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Bootham. From the old West Scandinavian word "Buthum" (1150) - "at the booths" - implying a district of humble or temporary dwellings. Jurisdiction over Bootham was hotly disputed between the City and St. Mary's Abbey. The main road to the City from the North, it is on the line of the Roman road.

6 Bootham, York, United Kingdom

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The Burton Stone. This stone, first recorded in 1575 and named after the local Burton family, is believed to be the base of a cross which formed a city boundary marker after the dissolution of the nearby St. Mary Magdelene Hospital. During York's worst bout of plague in 1604-05, when a third of its citizens died, people placed money, immersed in vinegar in the hollows, to safely pay outsiders for food or other goods.

Jnt of Bootham/Burton Stone Lane, York, United Kingdom

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York Railway Station. One of the great buildings of Victorian England built 1873-7 (when it was then said to be the largest station in the world) to an original design by Thomas Prosser. It was opened on the 25th June 1877, and this plaque was erected by the York Civic Trust in 1977 to mark the centenary.

York Railway Station, York, United Kingdom

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York Railway Station. This plaque commemorates completion in November 1984 of the new Travel Centre and restoration of damage sustained by the station during an air-raid in 1942.

York Railway Station, York, United Kingdom

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The oldest surviving row of houses in York built in 1316 in the churchyard of Holy Trinity to endow a chantry of the Bless Virgin Mary. The name Goodramgate derives from Gutherungate (13th. century) an Anglicised form of an old Scandinavian name.

70 Goodramgate, York, United Kingdom

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Sir Thomas Herbert 1606-1682 lived hereabouts. A Parliamentarian, he later became a Groom of the Bedchamber and a close friend of Charles I. He stayed with him on the night before his execution and attended him on the scaffold.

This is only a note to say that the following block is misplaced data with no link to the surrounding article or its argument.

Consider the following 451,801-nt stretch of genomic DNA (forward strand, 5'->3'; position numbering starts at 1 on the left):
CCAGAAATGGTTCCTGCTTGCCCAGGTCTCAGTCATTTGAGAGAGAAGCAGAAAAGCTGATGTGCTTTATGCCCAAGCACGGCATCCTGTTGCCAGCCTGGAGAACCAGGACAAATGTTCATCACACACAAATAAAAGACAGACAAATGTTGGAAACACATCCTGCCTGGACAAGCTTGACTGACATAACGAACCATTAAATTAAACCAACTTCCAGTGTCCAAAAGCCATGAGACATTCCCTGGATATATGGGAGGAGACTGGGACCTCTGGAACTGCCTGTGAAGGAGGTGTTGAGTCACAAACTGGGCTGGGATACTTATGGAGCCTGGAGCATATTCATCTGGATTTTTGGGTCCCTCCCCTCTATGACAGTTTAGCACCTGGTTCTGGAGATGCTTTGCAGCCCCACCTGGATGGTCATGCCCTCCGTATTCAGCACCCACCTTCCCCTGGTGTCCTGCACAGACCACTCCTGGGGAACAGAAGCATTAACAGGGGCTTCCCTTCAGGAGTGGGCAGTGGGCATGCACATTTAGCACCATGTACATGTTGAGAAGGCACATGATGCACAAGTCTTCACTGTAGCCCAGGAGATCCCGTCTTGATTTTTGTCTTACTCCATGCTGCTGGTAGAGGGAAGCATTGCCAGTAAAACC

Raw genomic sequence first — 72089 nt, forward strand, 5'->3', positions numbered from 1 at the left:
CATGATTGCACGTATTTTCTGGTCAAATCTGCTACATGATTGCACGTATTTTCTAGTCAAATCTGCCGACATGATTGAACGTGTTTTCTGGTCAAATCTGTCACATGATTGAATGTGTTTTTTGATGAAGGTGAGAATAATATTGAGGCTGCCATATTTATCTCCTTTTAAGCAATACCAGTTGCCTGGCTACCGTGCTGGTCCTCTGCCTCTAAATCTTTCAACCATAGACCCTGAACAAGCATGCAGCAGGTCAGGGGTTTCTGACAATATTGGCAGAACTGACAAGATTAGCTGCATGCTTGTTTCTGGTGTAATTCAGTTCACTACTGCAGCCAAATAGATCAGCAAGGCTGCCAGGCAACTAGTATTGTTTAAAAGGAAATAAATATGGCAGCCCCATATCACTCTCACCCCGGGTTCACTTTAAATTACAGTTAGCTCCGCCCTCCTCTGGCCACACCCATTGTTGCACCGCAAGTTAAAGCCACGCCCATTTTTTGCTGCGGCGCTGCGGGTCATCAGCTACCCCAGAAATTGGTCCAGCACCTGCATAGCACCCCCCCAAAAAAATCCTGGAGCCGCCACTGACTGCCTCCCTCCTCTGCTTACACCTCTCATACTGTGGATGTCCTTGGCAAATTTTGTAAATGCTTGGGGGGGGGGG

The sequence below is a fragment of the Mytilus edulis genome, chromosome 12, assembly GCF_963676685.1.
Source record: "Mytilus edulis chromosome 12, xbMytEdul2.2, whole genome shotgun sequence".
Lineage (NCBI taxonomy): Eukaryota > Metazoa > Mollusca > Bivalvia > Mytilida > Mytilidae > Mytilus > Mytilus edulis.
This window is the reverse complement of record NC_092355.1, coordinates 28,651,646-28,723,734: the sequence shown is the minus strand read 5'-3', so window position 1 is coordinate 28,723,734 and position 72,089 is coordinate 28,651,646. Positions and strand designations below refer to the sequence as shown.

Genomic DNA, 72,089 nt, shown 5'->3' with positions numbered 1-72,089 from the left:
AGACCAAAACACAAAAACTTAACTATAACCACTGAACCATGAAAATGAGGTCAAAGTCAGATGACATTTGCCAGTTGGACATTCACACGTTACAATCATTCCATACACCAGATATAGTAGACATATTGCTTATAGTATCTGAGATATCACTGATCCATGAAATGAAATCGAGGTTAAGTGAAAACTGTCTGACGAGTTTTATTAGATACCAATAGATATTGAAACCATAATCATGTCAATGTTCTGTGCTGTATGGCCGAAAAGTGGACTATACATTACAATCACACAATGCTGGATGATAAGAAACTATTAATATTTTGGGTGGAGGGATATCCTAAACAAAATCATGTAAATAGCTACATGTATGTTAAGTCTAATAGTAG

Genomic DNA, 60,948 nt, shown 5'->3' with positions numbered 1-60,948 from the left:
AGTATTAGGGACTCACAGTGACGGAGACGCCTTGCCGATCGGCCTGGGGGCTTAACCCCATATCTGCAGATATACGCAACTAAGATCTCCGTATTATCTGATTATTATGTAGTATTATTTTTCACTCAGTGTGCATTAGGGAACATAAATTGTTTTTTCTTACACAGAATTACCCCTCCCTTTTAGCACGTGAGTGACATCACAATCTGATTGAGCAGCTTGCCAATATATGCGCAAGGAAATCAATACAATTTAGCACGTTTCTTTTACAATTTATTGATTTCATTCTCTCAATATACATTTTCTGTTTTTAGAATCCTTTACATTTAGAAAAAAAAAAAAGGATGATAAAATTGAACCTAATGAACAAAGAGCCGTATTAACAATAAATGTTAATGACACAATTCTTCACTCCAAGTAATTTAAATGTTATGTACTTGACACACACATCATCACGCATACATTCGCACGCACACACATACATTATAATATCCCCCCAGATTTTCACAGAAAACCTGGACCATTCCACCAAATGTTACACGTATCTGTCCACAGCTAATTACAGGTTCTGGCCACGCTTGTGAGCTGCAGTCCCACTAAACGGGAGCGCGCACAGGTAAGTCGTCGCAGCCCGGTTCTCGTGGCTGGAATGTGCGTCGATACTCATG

7 High Petergate, York, United Kingdom

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Cumberland House. Erected in the early eighteenth century by Alderman William Cornwell, one time Sheriff and twice Lord Mayor of York. It appears to have been given its name in honour of the Duke of Cumberland, second son of King George II, who was given the freedom of the City on his way back to London after the battle of Culloden in 1746.

Cumberland Street, York, United Kingdom

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Sir Thomas Herbert, Bart., born in this house 1606.

Sir Thomas Herbert’s House, Pavement, York, United Kingdom

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The Shambles. The ancient street of the Butchers of York, mentioned in the Domesday Book of William the Conqueror. It takes its name from the word 'Shamel', meaning the stalls or benches on which the meat was displayed - later versions of which can still be seen. It was rebuilt about 1400, when it assumed its present character.

5-6 Kings Court, York, United Kingdom

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From a window in Treasurer's House near this tablet, the young deaf and dumb astronomer John Goodricke 1764 - 1786 who was elected a Fellow of the Royal Society at the age of 21, observed the periodicity of the star ALGOL and discovered the variation of δ CEPHEI and other stars thus laying the foundation of modern measurement of the Universe.

Minster Yard, York, United Kingdom